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- Value of Health IT
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Shows & Panels
Search Tags: JJ Green
U.S. strikes in Iraq could lead to retaliation from the Islamic State. Their primary weapon could be the Mosul dam, which sits on the Tigris River and is about 30 miles northwest of the city of Mosul. It provides electricity to Mosul and controls the water supply for a large amount of territory. A 2007 report by the U.S. government, which was involved with the construction, is warning that if it should fail, a 65-foot wave of water would be unleashed across large areas of northern Iraq.
As the body of an American General arrives back in the U.S. after being killed in Afghanistan. Afghan officials say that the soldier who killed General Harold Green came from a part of Afghanistan with a long history of Haqqani network fighters living there. The Haqqani network has strong links to the Taliban and has carried out significant attacks against U.S. forces.
The reality of losing an American general in Afghanistan is setting in. "Even our generals are out there, many of whom have served many tours of duty both in Afghanistan and Iraq, leading America's sons and daughters, and that's something we should all think about from time to time," says RET. Army LT. General Harold Swan. Army MAJ. Harold Greene was killed in an insider attack yesterday in Kabul City, Afghanistan.
Fighters from the Islamic State seized control of Iraq's biggest dam, an oilfield and three more towns over the weekend. This puts a major terror tool under their control. Water is essential for life and it being withheld could be used against the residents of the towns that were captured. On the other hand, worse control of the damn could be used to unleash flooding.
President Barack Obama says the U.S. is limited in what it can do to deter Russia's actions in Ukraine because Russia and President Vladimir Putin are ignoring their long-term interests. He says, "people don't always act rationally," and he also says that people don't act based on their own interests.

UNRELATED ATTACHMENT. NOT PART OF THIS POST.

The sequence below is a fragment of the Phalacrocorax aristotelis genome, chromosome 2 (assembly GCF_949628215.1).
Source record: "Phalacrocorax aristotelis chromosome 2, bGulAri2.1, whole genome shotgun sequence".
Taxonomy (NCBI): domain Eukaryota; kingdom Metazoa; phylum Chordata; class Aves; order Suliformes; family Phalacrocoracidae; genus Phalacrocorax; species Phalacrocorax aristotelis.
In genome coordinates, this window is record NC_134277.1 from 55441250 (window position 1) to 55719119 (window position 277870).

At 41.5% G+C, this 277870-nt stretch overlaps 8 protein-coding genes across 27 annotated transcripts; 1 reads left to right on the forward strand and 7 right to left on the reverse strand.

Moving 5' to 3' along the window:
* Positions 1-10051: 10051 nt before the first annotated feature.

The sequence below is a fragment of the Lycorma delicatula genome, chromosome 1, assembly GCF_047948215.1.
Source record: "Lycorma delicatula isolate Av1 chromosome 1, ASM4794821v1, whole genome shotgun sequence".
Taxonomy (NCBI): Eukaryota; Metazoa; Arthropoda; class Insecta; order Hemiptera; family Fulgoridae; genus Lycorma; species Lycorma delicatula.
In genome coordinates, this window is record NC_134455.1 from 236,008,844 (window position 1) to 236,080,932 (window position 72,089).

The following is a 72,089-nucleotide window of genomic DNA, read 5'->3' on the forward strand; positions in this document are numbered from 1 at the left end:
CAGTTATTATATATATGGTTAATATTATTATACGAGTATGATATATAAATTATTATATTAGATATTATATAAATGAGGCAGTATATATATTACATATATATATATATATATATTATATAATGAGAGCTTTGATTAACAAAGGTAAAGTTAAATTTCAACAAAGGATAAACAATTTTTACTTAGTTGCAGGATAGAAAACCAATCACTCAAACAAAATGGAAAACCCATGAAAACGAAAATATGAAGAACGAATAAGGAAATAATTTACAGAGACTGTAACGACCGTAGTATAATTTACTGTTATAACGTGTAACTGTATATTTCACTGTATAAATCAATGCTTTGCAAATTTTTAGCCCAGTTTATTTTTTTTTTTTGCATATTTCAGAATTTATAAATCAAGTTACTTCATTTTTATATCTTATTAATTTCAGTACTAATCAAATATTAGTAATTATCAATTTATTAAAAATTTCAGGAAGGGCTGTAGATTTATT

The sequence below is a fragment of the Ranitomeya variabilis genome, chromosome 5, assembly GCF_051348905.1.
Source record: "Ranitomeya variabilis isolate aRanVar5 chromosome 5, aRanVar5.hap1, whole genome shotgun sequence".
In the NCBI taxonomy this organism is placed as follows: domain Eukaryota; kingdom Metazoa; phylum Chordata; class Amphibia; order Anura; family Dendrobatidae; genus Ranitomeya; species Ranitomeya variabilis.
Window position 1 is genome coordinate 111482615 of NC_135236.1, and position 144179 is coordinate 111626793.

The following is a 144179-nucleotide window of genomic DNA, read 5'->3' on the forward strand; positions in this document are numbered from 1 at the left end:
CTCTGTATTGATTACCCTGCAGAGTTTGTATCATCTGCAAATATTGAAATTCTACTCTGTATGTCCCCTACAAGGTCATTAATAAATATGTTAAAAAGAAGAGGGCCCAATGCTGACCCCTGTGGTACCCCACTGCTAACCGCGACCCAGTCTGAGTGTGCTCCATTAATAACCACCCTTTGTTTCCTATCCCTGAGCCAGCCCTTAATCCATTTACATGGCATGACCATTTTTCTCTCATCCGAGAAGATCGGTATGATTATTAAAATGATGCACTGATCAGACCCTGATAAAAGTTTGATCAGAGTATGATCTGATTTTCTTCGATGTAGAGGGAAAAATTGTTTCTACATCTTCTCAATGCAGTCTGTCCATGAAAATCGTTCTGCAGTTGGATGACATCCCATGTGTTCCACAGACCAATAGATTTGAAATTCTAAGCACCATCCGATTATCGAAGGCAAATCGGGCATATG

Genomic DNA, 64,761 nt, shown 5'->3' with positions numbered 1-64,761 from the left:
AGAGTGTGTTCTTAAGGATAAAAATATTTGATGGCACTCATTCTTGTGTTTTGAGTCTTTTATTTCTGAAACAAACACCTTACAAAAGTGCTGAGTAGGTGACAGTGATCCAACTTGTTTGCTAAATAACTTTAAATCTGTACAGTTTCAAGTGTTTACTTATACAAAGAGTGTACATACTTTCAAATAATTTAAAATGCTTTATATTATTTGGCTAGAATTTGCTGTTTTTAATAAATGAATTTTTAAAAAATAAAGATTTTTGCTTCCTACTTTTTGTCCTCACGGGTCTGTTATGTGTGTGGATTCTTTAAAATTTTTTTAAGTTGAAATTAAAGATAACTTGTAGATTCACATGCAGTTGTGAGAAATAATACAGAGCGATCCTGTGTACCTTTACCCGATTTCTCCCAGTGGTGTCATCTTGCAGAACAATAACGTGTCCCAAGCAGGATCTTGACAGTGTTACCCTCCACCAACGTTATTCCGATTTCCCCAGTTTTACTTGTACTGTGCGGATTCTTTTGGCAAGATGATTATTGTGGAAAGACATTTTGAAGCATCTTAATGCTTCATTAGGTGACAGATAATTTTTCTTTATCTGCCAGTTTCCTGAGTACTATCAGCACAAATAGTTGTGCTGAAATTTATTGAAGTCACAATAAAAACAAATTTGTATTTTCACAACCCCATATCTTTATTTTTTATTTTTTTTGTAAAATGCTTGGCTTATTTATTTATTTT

Trying to beat the clock, a Japanese nonprofit organization is scouring a New York military museum's World War II records for information they hope will lead to the graves of American servicemen still listed as missing in action on Saipan. The reason for the hurry is that a developer plans to begin construction in the fall on a condominium complex near the beach where scores of Americans were killed on July 7, 1944, during Japan's largest mass suicide attack of the war.
The last surviving member of the crew that dropped an atomic bomb on Hiroshima has died. Theodore VanKirk, 93, passed away Monday in Stone Mountain, Georgia. The B-29 Superfortress aircraft dropped "Little Boy," the world's first atomic bomb, over the Japanese city of Hiroshima on Aug. 6, 1945. The bomb killed 140,000 in Hiroshima. Three days later, 80,000 died in Nagasaki in a second bombing.
North Korea's frequent testing of ballistic missiles is of great concern to the Pentagon. The testing of ballistic missiles and other weapons is up sharply compared to last year. Adm. Samuel Locklear, who heads the U.S. Pacific Command, is concerned that the regular testing may lull some into thinking it's not such a big deal. But frequent threats to attack the U.S. may prevent that from happening.
How will the Budget Control Act impact national security? "We will no longer be immune from coercion," said Joint Chief's Chairman General Martin Dempsey, speaking at the Aspen Security Forum. Dempsey borrowed the original quote by Creighton Edwards in 1974 to illustrate concerns about how budget cuts will affect the U.S. Moving forward, Dempsey said, "if we stay on this path, we will no longer be as immune as you think we should be."
Suicides among active-duty military rose this year compared with the same period last year, but Pentagon officials indicate more service members are seeking help through hotlines and other aid programs. Pentagon documents obtained by The Associated Press show there were 161 confirmed or suspected suicides as of July 14, compared with 154 during the same time frame in 2013. The increase was among the Air Force and Navy, while soldiers and Marine suicides went down.